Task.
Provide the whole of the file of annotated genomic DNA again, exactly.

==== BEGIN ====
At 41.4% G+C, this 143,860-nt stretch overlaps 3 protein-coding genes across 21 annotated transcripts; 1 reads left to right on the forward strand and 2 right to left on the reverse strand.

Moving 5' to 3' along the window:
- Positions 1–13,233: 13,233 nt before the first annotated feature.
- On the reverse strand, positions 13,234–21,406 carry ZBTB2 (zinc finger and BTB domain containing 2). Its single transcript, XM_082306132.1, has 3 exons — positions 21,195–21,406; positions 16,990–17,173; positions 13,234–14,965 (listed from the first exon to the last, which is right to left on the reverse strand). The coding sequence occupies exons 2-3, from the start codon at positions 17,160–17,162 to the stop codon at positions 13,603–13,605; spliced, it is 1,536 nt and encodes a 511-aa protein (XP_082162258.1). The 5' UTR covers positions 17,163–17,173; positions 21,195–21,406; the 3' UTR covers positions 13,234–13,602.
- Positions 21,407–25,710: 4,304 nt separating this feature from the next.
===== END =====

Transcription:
At 41.4% G+C, this 143,860-nt stretch overlaps 3 protein-coding genes across 21 annotated transcripts; 1 reads left to right on the forward strand and 2 right to left on the reverse strand.

Moving 5' to 3' along the window:
- Positions 1–13,233: 13,233 nt before the first annotated feature.
- On the reverse strand, positions 13,234–21,406 carry ZBTB2 (zinc finger and BTB domain containing 2). Its single transcript, XM_082306132.1, has 3 exons — positions 21,195–21,406; positions 16,990–17,173; positions 13,234–14,965 (listed from the first exon to the last, which is right to left on the reverse strand). The coding sequence occupies exons 2-3, from the start codon at positions 17,160–17,162 to the stop codon at positions 13,603–13,605; spliced, it is 1,536 nt and encodes a 511-aa protein (XP_082162258.1). The 5' UTR covers positions 17,163–17,173; positions 21,195–21,406; the 3' UTR covers positions 13,234–13,602.
- Positions 21,407–25,710: 4,304 nt separating this feature from the next.